Mid Atlantic Region
ADULT MOTL 2018
Tenative Date: APRIL 8-22
Why the March? The March of the Living Mid Atlantic 2018 delegation is a special adult only group focused on reflection – participants confront difficult realities, experience the contrast of joyful celebration, and gain insight from a myriad of backgrounds to return home with a renewed sense of Tikkun Olam.
What Our Marchers Are Saying:
...Around each corner I founda way to relate what I was seeing
to experiences in my life.
…Our linked arms became a defiant act
proving that we are still here.
…Before this trip, I couldn’t imagine the
complexity involved in the camps.
Rabbi Fred Guttman of Temple Emanuel in Greensboro, North Carolina has led the Mid Atlantic delegation of the March of the Living over twelve Marches. The March of the Living is an educational program in Poland and Israel joined each year by thousands of Jewish teens, adults and Holocaust Survivors from around the world along with many other people from diverse faiths and background, including the Christian, Buddhist, Muslim, and Hindu traditions. Students whose communities have experienced historic persecutions also participate, such as survivors of the Rwandan genocide, First Nation students and African Americans.
The March of the Living focuses around two Marches - one 3-kilometre walk from Auschwitz from Birkenau on Yom HaShoah, is a silent tribute to all victims of the Holocaust designed to contrast with the death marches, which began towards the end of World War II, and continued virtually up until the Third Reich’s last days. The Nazis forced approximately 750,000 prisoners, almost half of whom were Jewish, on to the death marches. The March of the Living serves as a hopeful counterpoint to the experience of hundreds of thousands of Jews and others forced by the Nazis to cross vast expanses of European terrain under the harshest of conditions where many of them perished.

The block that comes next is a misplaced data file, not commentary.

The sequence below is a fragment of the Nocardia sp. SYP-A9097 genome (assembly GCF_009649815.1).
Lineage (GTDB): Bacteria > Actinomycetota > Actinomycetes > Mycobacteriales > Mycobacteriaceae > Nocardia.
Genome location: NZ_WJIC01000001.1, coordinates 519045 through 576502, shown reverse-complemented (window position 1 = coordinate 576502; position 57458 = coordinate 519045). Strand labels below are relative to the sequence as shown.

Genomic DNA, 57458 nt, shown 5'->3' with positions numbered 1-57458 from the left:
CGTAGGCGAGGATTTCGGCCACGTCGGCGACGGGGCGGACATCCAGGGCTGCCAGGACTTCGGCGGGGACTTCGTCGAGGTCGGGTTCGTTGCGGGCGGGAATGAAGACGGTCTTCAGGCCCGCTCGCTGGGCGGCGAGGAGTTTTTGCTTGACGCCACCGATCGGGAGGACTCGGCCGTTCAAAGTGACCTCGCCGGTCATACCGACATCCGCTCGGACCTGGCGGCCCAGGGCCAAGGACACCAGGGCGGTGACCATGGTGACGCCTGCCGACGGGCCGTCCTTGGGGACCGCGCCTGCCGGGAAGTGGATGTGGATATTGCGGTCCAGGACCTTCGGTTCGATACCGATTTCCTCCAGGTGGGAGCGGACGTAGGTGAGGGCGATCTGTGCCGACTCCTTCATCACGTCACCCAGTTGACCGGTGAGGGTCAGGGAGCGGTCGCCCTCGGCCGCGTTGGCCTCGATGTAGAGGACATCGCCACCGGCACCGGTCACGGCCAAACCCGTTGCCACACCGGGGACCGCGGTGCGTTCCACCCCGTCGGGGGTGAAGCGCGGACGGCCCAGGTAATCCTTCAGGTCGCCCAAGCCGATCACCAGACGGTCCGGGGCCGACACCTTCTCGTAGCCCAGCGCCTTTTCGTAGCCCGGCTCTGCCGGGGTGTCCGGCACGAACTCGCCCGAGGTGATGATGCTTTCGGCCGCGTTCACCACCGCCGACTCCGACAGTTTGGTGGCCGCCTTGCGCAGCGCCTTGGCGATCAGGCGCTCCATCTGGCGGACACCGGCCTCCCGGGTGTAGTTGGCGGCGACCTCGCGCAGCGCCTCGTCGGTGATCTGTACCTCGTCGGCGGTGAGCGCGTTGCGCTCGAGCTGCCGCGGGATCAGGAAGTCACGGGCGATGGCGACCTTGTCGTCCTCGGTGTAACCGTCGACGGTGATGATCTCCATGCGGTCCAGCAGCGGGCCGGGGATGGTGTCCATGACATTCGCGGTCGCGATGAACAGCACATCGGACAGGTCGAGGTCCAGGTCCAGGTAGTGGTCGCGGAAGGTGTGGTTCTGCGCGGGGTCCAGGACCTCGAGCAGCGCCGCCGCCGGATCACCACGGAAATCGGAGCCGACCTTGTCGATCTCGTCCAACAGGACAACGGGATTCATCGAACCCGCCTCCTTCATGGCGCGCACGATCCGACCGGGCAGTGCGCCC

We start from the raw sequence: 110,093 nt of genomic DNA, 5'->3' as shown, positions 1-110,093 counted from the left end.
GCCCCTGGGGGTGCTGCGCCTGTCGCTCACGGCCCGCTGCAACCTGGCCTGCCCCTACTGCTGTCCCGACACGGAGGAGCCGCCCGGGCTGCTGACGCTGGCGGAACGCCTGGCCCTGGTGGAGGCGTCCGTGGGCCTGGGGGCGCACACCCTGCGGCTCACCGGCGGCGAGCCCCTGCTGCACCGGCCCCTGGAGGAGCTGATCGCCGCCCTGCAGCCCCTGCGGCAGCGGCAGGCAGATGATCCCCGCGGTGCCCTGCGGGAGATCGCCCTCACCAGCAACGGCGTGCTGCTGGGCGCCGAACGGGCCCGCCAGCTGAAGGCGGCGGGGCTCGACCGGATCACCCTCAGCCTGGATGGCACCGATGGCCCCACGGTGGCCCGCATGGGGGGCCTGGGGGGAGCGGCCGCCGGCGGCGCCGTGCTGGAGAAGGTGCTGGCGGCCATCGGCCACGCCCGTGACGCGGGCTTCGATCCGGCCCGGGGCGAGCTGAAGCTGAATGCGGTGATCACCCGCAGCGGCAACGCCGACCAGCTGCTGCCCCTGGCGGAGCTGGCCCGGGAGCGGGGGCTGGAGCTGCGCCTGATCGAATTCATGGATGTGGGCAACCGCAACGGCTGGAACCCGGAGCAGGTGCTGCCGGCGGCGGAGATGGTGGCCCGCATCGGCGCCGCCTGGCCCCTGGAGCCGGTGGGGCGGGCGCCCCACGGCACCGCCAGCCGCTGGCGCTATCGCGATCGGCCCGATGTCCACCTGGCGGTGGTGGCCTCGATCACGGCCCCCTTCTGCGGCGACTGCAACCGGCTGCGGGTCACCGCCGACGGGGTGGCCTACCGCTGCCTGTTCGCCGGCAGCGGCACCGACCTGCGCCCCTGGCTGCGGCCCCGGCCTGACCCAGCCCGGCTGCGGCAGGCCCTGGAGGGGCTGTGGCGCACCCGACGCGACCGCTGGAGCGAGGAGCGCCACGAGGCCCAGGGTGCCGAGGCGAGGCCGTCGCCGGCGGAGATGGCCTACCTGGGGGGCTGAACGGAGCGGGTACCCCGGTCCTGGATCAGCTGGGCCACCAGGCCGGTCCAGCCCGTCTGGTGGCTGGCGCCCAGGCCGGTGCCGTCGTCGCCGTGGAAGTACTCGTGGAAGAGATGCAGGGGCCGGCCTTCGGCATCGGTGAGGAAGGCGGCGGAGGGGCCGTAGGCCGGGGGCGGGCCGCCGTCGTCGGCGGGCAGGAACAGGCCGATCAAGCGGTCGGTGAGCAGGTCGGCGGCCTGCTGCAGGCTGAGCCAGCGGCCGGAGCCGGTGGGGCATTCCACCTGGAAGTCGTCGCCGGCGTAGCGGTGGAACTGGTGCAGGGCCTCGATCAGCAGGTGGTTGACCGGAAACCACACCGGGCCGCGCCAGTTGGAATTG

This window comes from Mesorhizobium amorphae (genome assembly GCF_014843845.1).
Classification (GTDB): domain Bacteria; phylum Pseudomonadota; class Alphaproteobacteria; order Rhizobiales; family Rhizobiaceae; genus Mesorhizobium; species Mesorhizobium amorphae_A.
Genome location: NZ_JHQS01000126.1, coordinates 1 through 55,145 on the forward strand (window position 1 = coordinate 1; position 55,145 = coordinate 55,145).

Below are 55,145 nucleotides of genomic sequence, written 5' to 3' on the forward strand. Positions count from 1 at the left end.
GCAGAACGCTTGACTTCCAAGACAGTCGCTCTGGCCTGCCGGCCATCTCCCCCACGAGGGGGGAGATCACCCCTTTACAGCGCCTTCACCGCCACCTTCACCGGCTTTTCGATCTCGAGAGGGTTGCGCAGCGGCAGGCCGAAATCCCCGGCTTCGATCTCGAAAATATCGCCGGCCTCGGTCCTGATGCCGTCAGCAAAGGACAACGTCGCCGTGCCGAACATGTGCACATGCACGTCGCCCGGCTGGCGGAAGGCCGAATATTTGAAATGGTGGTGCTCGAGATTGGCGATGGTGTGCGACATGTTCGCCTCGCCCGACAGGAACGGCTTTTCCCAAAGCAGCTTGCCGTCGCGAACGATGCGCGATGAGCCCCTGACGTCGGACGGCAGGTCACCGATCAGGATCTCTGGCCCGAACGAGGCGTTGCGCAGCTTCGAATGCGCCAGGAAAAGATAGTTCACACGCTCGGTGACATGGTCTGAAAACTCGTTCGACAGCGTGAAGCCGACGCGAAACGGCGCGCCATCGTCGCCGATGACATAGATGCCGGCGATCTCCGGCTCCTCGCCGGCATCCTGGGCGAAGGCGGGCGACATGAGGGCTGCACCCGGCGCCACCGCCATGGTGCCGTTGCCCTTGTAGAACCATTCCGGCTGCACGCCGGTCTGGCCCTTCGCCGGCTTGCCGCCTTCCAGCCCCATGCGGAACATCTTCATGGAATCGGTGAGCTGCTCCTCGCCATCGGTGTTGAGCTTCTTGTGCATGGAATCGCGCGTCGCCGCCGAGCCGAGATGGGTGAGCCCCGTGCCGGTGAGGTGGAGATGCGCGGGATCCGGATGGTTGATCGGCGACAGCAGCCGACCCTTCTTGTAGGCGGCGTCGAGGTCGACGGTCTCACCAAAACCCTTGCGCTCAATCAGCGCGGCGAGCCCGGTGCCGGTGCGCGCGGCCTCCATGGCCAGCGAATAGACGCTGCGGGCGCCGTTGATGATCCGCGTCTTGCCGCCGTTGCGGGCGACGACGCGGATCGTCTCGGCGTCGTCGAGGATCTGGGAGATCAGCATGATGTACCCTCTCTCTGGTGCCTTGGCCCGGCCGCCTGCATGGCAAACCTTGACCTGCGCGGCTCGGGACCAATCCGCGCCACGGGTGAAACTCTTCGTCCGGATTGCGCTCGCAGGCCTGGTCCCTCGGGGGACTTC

After spending a week in Poland visiting other sites of Nazi persecution and former sites of Jewish life and culture, participants travel to Israel the following week to celebrate Israel’s Independence Day and walk a second March through Jerusalem on Yom HaAtzmaut.
Since the first March of the Living was held in 1988, over 150,000 youth from around the world have marched down the same path leading from Auschwitz to Birkenau on Holocaust Remembrance Day.